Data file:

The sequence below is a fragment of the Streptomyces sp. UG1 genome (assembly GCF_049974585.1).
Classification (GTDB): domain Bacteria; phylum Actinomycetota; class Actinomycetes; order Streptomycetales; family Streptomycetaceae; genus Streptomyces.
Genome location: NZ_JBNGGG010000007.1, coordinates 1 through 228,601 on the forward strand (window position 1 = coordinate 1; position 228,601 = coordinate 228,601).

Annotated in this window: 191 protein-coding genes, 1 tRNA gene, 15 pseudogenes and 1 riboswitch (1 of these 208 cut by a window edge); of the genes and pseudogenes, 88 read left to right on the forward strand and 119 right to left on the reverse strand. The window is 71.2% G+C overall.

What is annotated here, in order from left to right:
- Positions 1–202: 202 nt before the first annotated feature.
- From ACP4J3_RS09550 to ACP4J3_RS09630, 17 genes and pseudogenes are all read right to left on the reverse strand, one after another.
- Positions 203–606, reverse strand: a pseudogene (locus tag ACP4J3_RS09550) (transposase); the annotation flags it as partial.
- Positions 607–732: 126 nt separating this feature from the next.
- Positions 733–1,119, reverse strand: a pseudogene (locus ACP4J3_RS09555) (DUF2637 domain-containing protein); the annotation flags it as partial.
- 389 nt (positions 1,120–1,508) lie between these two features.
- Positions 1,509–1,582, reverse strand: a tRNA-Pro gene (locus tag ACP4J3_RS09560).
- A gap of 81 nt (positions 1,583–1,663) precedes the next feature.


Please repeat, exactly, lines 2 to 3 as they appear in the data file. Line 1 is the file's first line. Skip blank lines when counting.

Classification (GTDB): domain Bacteria; phylum Actinomycetota; class Actinomycetes; order Streptomycetales; family Streptomycetaceae; genus Streptomyces.
Genome location: NZ_JBNGGG010000007.1, coordinates 1 through 228,601 on the forward strand (window position 1 = coordinate 1; position 228,601 = coordinate 228,601).